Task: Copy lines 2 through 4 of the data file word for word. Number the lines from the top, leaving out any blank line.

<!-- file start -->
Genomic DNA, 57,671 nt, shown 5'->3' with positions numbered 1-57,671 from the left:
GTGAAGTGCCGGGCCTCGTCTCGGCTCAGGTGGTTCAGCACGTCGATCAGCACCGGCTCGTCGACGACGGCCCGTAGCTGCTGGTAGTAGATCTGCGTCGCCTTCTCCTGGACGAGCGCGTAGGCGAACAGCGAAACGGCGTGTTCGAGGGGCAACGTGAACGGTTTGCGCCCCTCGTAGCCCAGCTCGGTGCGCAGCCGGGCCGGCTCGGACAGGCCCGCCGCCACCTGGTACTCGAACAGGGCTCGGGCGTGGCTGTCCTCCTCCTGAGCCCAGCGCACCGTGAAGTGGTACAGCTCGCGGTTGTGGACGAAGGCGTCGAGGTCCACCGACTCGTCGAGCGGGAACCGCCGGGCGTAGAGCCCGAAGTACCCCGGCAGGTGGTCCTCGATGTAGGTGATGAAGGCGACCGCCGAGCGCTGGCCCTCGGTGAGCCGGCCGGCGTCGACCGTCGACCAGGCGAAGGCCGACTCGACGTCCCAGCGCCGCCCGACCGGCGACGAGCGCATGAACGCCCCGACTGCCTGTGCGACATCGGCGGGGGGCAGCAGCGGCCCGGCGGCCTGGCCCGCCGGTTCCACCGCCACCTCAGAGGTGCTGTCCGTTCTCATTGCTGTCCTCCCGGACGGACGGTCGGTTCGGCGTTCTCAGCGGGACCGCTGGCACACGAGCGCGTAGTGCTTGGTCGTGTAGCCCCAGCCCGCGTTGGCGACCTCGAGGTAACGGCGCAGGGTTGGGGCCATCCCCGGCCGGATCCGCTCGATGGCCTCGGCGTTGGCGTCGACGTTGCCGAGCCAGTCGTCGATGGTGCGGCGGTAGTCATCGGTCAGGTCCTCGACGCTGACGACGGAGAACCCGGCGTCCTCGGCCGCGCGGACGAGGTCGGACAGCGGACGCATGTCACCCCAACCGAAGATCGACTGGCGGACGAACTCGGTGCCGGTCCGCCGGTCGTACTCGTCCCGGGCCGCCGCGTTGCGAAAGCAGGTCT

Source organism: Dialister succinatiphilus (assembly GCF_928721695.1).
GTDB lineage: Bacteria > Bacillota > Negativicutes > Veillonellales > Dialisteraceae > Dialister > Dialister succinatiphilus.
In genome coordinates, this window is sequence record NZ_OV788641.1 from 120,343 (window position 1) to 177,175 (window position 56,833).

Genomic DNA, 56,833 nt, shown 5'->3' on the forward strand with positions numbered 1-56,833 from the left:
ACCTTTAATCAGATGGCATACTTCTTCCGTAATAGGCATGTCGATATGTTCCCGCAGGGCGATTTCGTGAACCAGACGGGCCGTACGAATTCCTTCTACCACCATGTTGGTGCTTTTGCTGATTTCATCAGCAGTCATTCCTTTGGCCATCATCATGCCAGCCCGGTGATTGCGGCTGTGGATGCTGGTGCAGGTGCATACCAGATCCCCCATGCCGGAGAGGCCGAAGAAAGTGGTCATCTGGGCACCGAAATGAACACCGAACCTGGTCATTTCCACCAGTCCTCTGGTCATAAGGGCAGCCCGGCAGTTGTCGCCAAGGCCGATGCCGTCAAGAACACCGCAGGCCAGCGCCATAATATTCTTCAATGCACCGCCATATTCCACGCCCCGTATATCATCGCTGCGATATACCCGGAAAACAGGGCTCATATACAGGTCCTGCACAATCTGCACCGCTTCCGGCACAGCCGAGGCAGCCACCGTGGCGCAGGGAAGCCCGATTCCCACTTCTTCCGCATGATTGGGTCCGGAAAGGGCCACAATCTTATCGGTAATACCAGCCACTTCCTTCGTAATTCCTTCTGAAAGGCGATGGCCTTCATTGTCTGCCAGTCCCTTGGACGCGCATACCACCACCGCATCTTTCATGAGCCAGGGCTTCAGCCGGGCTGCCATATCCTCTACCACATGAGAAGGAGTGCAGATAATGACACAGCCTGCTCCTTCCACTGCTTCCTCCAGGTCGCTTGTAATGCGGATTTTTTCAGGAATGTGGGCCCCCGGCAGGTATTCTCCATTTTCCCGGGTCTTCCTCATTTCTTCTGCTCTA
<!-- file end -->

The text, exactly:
GTGAAGTGCCGGGCCTCGTCTCGGCTCAGGTGGTTCAGCACGTCGATCAGCACCGGCTCGTCGACGACGGCCCGTAGCTGCTGGTAGTAGATCTGCGTCGCCTTCTCCTGGACGAGCGCGTAGGCGAACAGCGAAACGGCGTGTTCGAGGGGCAACGTGAACGGTTTGCGCCCCTCGTAGCCCAGCTCGGTGCGCAGCCGGGCCGGCTCGGACAGGCCCGCCGCCACCTGGTACTCGAACAGGGCTCGGGCGTGGCTGTCCTCCTCCTGAGCCCAGCGCACCGTGAAGTGGTACAGCTCGCGGTTGTGGACGAAGGCGTCGAGGTCCACCGACTCGTCGAGCGGGAACCGCCGGGCGTAGAGCCCGAAGTACCCCGGCAGGTGGTCCTCGATGTAGGTGATGAAGGCGACCGCCGAGCGCTGGCCCTCGGTGAGCCGGCCGGCGTCGACCGTCGACCAGGCGAAGGCCGACTCGACGTCCCAGCGCCGCCCGACCGGCGACGAGCGCATGAACGCCCCGACTGCCTGTGCGACATCGGCGGGGGGCAGCAGCGGCCCGGCGGCCTGGCCCGCCGGTTCCACCGCCACCTCAGAGGTGCTGTCCGTTCTCATTGCTGTCCTCCCGGACGGACGGTCGGTTCGGCGTTCTCAGCGGGACCGCTGGCACACGAGCGCGTAGTGCTTGGTCGTGTAGCCCCAGCCCGCGTTGGCGACCTCGAGGTAACGGCGCAGGGTTGGGGCCATCCCCGGCCGGATCCGCTCGATGGCCTCGGCGTTGGCGTCGACGTTGCCGAGCCAGTCGTCGATGGTGCGGCGGTAGTCATCGGTCAGGTCCTCGACGCTGACGACGGAGAACCCGGCGTCCTCGGCCGCGCGGACGAGGTCGGACAGCGGACGCATGTCACCCCAACCGAAGATCGACTGGCGGACGAACTCGGTGCCGGTCCGCCGGTCGTACTCGTCCCGGGCCGCCGCGTTGCGAAAGCAGGTCT

Source organism: Dialister succinatiphilus (assembly GCF_928721695.1).
GTDB lineage: Bacteria > Bacillota > Negativicutes > Veillonellales > Dialisteraceae > Dialister > Dialister succinatiphilus.